Golden Ring of Silence in Police Questioning

Light travels faster than sound, and you may appear brilliant until you speak, then you may give police probable cause or evidence that can be held against you.  The right to remain silent can be a sound foundation to your criminal defense. We want the bad guys caught, and therefore Law Enforcement has a tough balance between protecting the public, and protecting people’s right to privacy.  Law Enforcement does not always get it right. If you are arrested, identify yourself to the police officers, and if you do not want to make a statement or answer questions, let them know that.  Not only do you have the right to remain silent, but everything you do say can be used against you in court. Potentially, the longer your sentence to police, the longer your sentence in prison.   Your mother may call you “son,” but probably that is not for the bright move that put you in the back of the squad car.  Exercise your right to remain silent, or it may go flabby with you behind bars for an extra long time. Talk to an attorney.  Tell the police you want to speak with an attorney and that you do not […] Read More

The Balance with Law Enforcement

Law Enforcement has to protect the public and people’s property and people’s privacy.  The problem is Officer Friendly is not always friendly, and we pay them to this job.  There is a balance because we want the bad guys to get caught. You have a right to privacy to a certain point…then the police get to search you if they have probable cause.  Police can make a traffic stop over, and then start a conversation to see if you say something stupid. How many times is gut suspicion right?  Cop hunches are invaluable, but you have to go the right way with them.   Read More

Lights! Camera! Arrest! – DUI Stop Footage

If the cops catch it on camera, you could catch it in fines and jail time with a DUI charge.  Cop cams add at least ten pounds of stupidity to your field sobriety test, especially when viewed in a courtroom. In Florida, you do not have to take a field sobriety test.  You will get arrested, but you do not have to give police all the funny footage of you doing stupid pet tricks on the side of the road.  Or you can do the field sobriety test and get arrested anyway. If you are arrested for DUI, they can ask you to do a breathalyzer test.  If you refuse the breathalyzer, you lose your license for four to six months period if it is your first time.  The second time, it is a misdemeanor. However, if there is an accident with injury, that gives law enforcement probable cause to take a blood sample from you. A DUI charge means you probably got caught and there is evidence against you.  It is a conviction with fingerprinting and a criminal record…and the prosecutors of this area are very professional at doing their jobs. The way to avoid a DUI charge is […] Read More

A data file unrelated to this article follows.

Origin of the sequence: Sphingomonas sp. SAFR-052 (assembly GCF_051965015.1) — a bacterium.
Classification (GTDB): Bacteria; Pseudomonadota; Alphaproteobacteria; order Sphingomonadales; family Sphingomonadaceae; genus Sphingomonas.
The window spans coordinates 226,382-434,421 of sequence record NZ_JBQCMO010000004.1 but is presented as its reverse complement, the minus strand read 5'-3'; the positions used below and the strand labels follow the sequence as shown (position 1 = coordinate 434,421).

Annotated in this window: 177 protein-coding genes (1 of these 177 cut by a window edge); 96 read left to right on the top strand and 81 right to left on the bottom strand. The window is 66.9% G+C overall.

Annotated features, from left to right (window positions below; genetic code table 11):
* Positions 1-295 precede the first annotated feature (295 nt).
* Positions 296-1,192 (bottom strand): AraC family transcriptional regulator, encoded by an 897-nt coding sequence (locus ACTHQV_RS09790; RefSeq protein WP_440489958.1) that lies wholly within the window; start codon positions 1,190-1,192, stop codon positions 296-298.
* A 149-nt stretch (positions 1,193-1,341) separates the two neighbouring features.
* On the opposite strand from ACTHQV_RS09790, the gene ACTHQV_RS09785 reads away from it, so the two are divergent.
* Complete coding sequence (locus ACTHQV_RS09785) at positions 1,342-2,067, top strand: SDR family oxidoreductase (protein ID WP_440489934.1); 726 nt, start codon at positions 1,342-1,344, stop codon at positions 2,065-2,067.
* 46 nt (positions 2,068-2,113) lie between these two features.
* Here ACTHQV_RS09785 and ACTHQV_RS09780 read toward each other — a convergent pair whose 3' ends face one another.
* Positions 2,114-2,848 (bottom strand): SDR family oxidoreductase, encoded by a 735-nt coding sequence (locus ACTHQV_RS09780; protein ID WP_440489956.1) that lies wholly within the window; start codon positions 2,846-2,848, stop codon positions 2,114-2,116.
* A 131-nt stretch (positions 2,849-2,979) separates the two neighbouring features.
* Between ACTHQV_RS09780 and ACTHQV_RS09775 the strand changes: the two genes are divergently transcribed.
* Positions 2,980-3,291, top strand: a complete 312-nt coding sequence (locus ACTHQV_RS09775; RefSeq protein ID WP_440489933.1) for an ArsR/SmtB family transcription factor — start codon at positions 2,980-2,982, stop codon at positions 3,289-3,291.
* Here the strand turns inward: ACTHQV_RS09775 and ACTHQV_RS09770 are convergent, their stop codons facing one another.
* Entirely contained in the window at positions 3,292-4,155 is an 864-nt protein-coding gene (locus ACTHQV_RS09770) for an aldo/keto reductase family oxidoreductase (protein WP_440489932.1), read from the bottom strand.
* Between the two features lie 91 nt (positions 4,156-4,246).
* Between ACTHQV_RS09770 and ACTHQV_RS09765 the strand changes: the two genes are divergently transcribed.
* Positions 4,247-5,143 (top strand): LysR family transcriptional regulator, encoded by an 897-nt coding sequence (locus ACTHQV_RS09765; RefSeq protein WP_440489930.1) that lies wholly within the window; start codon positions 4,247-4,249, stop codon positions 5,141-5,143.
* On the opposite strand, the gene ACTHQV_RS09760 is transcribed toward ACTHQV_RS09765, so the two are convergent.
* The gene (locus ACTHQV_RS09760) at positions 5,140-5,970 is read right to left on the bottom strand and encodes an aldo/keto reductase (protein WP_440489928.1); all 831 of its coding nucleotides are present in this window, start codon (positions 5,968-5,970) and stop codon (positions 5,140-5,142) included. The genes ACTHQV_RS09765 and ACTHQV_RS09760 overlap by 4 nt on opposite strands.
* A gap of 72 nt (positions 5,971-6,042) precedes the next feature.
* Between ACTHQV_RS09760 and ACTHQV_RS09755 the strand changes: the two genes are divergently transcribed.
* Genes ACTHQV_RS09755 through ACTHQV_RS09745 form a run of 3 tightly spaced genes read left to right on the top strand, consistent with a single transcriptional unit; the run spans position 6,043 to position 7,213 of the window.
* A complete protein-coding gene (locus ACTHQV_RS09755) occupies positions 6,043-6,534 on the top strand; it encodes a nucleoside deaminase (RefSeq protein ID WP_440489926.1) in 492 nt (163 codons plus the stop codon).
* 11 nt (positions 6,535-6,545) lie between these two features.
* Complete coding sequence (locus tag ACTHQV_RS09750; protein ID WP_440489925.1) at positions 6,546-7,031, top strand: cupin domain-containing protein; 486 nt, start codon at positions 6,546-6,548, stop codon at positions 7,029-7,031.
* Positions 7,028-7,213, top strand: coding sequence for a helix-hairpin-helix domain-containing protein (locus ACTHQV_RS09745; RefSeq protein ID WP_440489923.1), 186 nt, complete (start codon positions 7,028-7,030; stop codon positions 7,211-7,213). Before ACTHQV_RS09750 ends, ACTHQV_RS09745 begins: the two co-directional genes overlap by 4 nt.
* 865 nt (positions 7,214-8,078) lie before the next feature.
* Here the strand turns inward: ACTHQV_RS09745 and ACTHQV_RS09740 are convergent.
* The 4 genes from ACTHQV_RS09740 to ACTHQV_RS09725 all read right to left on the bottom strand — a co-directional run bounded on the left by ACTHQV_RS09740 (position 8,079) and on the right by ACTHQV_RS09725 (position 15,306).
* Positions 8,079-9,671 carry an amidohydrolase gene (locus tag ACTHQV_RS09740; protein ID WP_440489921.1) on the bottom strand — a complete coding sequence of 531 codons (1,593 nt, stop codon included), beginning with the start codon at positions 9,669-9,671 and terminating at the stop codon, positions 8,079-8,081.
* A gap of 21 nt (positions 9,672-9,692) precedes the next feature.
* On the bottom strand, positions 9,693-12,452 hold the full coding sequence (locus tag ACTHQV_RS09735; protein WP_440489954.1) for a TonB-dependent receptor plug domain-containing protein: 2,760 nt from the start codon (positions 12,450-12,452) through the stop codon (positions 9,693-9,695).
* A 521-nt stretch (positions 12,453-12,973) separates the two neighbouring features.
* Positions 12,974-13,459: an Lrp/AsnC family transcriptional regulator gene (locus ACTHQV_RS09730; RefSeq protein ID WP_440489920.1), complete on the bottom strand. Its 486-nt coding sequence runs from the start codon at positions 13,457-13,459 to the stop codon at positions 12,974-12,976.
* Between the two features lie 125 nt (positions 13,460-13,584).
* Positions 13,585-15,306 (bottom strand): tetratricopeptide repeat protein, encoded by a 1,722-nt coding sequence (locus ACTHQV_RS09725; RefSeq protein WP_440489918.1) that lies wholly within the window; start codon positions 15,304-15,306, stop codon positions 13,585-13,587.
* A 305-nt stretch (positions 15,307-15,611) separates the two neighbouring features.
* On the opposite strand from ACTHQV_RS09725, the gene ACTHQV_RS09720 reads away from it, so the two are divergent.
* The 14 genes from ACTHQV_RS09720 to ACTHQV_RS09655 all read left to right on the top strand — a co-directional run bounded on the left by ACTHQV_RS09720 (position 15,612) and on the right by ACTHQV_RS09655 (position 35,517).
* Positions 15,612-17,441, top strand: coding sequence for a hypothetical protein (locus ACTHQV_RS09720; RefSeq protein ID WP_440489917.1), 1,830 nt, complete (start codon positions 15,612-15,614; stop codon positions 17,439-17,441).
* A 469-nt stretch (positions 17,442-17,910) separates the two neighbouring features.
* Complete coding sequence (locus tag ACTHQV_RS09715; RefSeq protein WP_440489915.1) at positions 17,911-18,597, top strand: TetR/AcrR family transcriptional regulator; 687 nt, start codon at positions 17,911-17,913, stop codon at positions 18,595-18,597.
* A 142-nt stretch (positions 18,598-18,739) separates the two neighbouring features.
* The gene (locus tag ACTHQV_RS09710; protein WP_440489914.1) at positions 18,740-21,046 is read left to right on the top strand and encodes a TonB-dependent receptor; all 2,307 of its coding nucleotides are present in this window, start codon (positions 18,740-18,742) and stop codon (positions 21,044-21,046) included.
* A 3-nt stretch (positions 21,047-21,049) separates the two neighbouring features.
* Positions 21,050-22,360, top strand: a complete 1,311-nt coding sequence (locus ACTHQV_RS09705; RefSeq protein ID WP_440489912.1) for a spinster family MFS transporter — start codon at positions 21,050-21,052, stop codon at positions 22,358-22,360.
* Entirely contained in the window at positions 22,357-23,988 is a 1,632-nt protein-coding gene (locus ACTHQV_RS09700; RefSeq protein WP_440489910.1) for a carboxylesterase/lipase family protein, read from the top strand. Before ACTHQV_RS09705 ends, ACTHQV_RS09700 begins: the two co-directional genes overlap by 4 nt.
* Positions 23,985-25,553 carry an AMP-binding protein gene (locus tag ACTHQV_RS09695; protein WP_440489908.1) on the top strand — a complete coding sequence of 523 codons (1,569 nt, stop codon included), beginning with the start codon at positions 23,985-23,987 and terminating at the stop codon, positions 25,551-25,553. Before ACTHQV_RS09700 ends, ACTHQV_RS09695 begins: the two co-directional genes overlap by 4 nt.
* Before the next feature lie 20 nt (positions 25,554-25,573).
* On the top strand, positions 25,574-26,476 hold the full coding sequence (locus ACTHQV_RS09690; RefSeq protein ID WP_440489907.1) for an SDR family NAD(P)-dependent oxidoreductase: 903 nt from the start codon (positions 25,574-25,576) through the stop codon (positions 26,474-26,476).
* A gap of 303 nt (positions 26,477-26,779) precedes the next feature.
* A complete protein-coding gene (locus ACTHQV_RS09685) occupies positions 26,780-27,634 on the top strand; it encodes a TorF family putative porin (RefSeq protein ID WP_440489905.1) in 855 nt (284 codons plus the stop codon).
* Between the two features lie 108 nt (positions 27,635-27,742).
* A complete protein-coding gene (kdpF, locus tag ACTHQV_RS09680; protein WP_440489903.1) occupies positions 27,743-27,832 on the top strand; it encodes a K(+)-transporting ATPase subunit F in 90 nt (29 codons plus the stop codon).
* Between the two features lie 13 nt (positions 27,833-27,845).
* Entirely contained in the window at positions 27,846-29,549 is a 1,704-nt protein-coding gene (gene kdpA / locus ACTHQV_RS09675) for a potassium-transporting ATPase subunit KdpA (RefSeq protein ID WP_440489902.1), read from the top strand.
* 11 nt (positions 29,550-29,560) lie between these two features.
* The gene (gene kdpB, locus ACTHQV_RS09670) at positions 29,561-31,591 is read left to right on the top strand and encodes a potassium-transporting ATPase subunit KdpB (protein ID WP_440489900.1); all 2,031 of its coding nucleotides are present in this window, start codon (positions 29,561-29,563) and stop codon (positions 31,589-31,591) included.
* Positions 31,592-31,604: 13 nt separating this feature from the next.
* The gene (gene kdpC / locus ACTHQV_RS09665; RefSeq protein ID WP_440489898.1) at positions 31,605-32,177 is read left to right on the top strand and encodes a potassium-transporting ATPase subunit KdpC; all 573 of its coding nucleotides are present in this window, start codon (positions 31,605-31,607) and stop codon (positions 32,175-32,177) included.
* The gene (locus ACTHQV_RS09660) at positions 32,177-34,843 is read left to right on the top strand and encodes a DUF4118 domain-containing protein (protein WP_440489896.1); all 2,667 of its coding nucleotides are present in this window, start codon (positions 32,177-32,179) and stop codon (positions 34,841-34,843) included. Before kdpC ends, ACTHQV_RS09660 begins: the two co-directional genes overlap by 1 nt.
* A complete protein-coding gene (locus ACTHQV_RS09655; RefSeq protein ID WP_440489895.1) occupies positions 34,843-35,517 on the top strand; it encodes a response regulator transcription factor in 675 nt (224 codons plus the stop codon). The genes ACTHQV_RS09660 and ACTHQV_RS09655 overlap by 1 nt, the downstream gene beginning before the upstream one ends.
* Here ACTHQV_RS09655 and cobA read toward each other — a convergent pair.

Blood & Alcohol

Cop cams add at least ten pounds of stupidity to your field sobriety test, especially when viewed in a courtroom.  If you are pulled over for DUI, you seem to have two choices:  get arrested with evidence, or without. In Florida, you do not have to take a field sobriety test.  You will get arrested, but you do not have to give police all the funny footage of you doing stupid pet tricks on the side of the road.  Or you can do the field sobriety test and get arrested anyway. If you are arrested for DUI, they can ask you to do a breathalyzer test.  If you refuse the breathalyzer, you lose your license for four to six months period if it is your first time.  The second time, it is a misdemeanor. However, if there is an accident with injury, that gives law enforcement probable cause to take a blood sample from you. A DUI charge means you probably got caught and there is evidence against you.  It is a conviction with fingerprinting and a criminal record…and the prosecutors of this area are very professional at doing their jobs. The way to avoid a DUI charge is do […] Read More

Fourth Amendment Alive and Well!

The Fourth Amendment of the Constitution protects citizens against police thinking you did something wrong before they know you did something wrong.  It states:  “…and no Warrants shall issue, but upon probable cause….” There was a case in Wisconsin that involved a traffic accident, but no injury.  The driver refused a breathalyzer test, so they strapped him down and got a blood sample.  The driver subsequently moved to suppress that blood evidence because the police did not have probable cause, and the court granted the suppression of evidence.  Then the State appealed and lost. It is good to know the Fourth Amendment is alive and well in the US! Read More